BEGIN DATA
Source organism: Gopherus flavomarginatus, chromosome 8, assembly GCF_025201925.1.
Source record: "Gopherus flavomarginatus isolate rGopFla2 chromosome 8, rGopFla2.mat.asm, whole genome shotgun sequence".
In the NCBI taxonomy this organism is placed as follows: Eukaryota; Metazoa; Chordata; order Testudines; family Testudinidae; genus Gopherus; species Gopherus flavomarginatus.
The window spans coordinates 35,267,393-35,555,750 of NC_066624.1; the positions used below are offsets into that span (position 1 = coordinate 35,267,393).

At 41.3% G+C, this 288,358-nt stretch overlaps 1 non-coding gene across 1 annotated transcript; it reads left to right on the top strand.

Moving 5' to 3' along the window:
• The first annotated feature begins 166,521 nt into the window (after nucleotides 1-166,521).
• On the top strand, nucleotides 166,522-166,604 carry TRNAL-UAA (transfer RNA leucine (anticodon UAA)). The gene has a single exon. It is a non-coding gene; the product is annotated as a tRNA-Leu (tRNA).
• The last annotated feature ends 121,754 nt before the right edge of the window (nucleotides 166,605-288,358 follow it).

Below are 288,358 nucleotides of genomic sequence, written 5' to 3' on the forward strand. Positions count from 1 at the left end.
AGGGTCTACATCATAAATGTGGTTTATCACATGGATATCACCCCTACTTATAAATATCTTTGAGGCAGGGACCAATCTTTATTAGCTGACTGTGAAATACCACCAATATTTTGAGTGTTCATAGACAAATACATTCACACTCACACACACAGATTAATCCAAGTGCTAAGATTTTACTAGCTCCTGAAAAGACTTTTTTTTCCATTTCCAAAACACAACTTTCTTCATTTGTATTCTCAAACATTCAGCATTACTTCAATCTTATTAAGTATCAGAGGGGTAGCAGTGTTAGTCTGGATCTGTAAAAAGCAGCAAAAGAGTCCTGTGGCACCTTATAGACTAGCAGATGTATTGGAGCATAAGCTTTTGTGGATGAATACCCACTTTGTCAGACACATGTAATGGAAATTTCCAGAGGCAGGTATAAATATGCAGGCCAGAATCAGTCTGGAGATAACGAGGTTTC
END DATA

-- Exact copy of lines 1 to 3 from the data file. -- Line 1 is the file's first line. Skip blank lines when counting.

Source organism: Gopherus flavomarginatus, chromosome 8, assembly GCF_025201925.1.
Source record: "Gopherus flavomarginatus isolate rGopFla2 chromosome 8, rGopFla2.mat.asm, whole genome shotgun sequence".
In the NCBI taxonomy this organism is placed as follows: Eukaryota; Metazoa; Chordata; order Testudines; family Testudinidae; genus Gopherus; species Gopherus flavomarginatus.